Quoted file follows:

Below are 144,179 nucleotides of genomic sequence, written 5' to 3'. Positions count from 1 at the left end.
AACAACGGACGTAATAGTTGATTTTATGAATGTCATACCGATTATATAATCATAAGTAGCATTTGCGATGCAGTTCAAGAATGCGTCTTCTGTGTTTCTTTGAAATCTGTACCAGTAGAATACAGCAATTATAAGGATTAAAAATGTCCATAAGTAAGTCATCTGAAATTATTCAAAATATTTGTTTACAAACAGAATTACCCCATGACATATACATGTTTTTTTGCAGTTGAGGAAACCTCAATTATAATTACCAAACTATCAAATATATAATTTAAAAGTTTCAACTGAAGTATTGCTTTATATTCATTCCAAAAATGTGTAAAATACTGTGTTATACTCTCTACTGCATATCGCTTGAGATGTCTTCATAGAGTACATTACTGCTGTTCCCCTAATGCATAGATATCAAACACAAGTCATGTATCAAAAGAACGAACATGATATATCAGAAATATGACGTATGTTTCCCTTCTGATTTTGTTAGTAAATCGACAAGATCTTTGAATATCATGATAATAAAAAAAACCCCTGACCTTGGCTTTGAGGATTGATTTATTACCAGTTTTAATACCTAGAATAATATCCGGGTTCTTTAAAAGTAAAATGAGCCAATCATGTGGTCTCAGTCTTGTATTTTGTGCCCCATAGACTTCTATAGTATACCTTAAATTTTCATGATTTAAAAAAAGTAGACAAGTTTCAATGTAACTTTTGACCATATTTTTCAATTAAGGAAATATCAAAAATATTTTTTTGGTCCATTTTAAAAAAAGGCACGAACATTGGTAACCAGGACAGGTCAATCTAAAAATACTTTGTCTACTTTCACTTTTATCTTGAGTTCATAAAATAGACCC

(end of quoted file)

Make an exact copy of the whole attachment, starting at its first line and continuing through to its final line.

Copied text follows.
Below are 144,179 nucleotides of genomic sequence, written 5' to 3'. Positions count from 1 at the left end.
AACAACGGACGTAATAGTTGATTTTATGAATGTCATACCGATTATATAATCATAAGTAGCATTTGCGATGCAGTTCAAGAATGCGTCTTCTGTGTTTCTTTGAAATCTGTACCAGTAGAATACAGCAATTATAAGGATTAAAAATGTCCATAAGTAAGTCATCTGAAATTATTCAAAATATTTGTTTACAAACAGAATTACCCCATGACATATACATGTTTTTTTGCAGTTGAGGAAACCTCAATTATAATTACCAAACTATCAAATATATAATTTAAAAGTTTCAACTGAAGTATTGCTTTATATTCATTCCAAAAATGTGTAAAATACTGTGTTATACTCTCTACTGCATATCGCTTGAGATGTCTTCATAGAGTACATTACTGCTGTTCCCCTAATGCATAGATATCAAACACAAGTCATGTATCAAAAGAACGAACATGATATATCAGAAATATGACGTATGTTTCCCTTCTGATTTTGTTAGTAAATCGACAAGATCTTTGAATATCATGATAATAAAAAAAACCCCTGACCTTGGCTTTGAGGATTGATTTATTACCAGTTTTAATACCTAGAATAATATCCGGGTTCTTTAAAAGTAAAATGAGCCAATCATGTGGTCTCAGTCTTGTATTTTGTGCCCCATAGACTTCTATAGTATACCTTAAATTTTCATGATTTAAAAAAAGTAGACAAGTTTCAATGTAACTTTTGACCATATTTTTCAATTAAGGAAATATCAAAAATATTTTTTTGGTCCATTTTAAAAAAAGGCACGAACATTGGTAACCAGGACAGGTCAATCTAAAAATACTTTGTCTACTTTCACTTTTATCTTGAGTTCATAAAATAGACCC